Constructive Criticism For My Neighbor’s Please-Move-Your-Car Note

Constructive criticism, by definition, acknowledges both the positives and where there is room for improvement. Instead. Of? Just. Focusing on the negatives. See how grammar and sentence flow really make a difference? Let’s get to it.

The opening line has some obvious strengths. 1) It’s direct and to the point; no beating around the bush with pleasantries or nonsense and gobbledegook that never arrive anywhere near the actual direction of a point, much less a point of view, and just rambles on and on and on, quickly losing the reader. See how that can be annoying? But a lot of people do it. So good! 2) The other positive is that the opening sentence contains none other than the MAGIC WORD. Please! You catch more flies with honey than you do with vinegar, as the saying goes. To summarize, the opening line is both direct and polite, two very strong qualities in a move-your-car note.

There is, however, a glaring weakness, which belies the overall weakness of the note: ambiguity (specifically, in the relationship between author and reader). You can’t have it both ways, folks. The opening, as written, is an interrogative sentence. Which means it should end with a…that’s right! A question mark. By using a period instead, this small but critical error falls short of two different 3rd Grade ELA-Literacy Common Core Writing Standards: (3.4) produce writing in which the development and organization are appropriate to task and purpose and (3.3A) establish a situation.

Easy fix, though. Can you please park your car in another location? Now, the purpose and the situation are established, clearly and effectively, with the proper punctuation. This is not a declarative sentence, or even further from the truth, an imperative. The intended audience of the note is on level ground with the author, and therefore has a choice, in this case, whether or not to move the vehicle. It’s amazing how much punctuation matters. Otherwise you risk alienating— or even insulting— your audience.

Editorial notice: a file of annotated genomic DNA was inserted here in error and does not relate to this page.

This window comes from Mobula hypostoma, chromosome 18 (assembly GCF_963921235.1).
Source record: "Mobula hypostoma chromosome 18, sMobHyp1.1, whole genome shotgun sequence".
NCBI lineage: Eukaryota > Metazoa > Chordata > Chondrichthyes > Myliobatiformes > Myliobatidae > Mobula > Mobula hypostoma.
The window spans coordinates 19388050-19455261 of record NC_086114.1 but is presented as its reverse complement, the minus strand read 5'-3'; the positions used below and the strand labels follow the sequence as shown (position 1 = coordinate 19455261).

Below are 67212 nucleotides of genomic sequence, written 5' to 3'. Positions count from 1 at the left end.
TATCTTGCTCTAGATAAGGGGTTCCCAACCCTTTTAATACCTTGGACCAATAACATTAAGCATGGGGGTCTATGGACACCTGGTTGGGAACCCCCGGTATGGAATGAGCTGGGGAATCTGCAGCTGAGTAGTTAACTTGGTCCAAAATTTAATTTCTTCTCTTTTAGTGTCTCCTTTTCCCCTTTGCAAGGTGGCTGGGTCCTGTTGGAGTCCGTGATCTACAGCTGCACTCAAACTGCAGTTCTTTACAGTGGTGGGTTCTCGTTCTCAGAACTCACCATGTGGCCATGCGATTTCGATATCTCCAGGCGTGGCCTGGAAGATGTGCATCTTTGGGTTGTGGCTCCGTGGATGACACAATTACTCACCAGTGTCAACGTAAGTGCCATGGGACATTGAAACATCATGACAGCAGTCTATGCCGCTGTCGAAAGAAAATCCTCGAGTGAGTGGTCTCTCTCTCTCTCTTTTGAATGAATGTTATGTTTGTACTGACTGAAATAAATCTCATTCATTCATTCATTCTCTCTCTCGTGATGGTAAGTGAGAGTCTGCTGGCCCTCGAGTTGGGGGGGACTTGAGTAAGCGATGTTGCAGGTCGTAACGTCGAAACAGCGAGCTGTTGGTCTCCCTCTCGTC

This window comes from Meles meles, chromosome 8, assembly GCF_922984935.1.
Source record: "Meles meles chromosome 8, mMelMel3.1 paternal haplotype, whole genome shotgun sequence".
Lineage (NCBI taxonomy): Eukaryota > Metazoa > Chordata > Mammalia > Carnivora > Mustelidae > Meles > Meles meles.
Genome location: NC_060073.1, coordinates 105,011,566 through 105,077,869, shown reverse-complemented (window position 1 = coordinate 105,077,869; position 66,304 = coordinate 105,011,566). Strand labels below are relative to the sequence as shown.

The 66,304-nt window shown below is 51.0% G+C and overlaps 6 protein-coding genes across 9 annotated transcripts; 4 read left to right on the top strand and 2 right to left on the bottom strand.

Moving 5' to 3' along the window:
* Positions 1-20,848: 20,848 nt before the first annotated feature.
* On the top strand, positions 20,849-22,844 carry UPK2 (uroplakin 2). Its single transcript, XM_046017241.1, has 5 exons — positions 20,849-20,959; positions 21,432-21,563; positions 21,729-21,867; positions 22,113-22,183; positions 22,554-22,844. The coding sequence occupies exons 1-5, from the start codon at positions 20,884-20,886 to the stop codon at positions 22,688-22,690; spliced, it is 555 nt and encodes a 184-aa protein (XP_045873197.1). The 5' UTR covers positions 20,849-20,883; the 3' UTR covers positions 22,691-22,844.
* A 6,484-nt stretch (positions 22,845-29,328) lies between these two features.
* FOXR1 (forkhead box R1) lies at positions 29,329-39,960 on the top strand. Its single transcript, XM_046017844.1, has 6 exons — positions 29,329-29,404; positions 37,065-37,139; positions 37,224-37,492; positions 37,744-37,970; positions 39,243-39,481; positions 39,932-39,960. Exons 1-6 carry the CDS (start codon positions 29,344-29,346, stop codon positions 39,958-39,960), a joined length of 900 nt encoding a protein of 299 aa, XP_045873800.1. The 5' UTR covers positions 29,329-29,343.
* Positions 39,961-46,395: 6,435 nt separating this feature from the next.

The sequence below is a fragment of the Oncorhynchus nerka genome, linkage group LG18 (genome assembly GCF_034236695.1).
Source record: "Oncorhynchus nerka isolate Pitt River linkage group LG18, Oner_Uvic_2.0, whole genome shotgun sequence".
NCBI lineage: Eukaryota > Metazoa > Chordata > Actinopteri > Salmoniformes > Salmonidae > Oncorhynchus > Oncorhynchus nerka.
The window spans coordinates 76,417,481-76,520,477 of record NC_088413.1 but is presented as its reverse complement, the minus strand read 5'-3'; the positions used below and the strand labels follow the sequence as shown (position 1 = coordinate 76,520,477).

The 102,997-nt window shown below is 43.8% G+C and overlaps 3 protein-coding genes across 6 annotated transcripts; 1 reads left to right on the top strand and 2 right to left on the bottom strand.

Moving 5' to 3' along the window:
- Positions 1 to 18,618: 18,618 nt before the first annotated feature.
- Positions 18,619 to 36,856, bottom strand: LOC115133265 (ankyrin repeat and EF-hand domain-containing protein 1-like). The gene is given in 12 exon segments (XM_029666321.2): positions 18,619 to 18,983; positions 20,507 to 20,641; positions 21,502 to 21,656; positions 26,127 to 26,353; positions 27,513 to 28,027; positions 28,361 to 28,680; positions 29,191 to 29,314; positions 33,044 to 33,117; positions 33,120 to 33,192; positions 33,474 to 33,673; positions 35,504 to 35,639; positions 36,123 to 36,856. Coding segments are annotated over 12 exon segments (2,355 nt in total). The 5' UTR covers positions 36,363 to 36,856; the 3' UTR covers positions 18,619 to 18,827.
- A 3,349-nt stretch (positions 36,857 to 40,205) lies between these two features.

Though there’s more we could look at with the opening, let’s not get bogged down and keep moving.

Unfortunately, despite the admirable intentions and use of persuasive logic, the second line also contains a significant flaw. I’ll let you go ahead and reread the line and see if you can spot it. Go ahead. It’s rather blatant. Did you get it?

The error of the second line is one middle school and high school english teachers are all too familiar with: superfluous words. In fact, an entire phrase that doesn’t belong. By writing “I realize that…” the writer is in fact weakening his position, rather than strengthening. I’m talking about the soul of wit, the hallmark of all good Please-Move-Your Car notes. Brevity. Listen to how much stronger line two would sound without the I realize: “I’m hoping not to have a car parked in front of my house for a couple of days.” Tight. Direct. Honest. And brief. Now that is a great move-your-car sentence because it’s revealing, without any fluff. Often times just deleting an extra phrase can really make a move-your-car note shine.

Now let’s clean up a couple of nit-picky errors and glean further instruction from line two. Notice that the word “of” is in cursive. It’s important to stay in one font, or, in this case, style of handwriting. A random switch can take the reader right out of a move-your-car note. Finally, diretly or dirctly is missing a letter. Spelling mistakes can draw the ire of any reader because it shows a lack of care. When you proofread, you show respect for your reader, whether you are requesting that reader to move an automobile or not.

Another common error for beginning move-your-car note writers is redundancy, which is what we see in the third line. “I appreciate your understanding and thank you.” Choose one; less is more. “I appreciate your understanding.” Or, “Thank you.” Either one is sufficient and meets 3rd grade Common Core ELA Writing Standard W.3.2.D provide a concluding statement. Notice the standard doesn’t say, provide two concluding statements.

Writing is hard work. First drafts need careful revision. Yet, with a little practice and some constructive criticism, any novice can write clear, strong, move-your-car notes to leave under the windshield wipers with pride and confidence.

Finally, in closing, it’s considered good form to sign your note. Otherwise you’re just a wuss.

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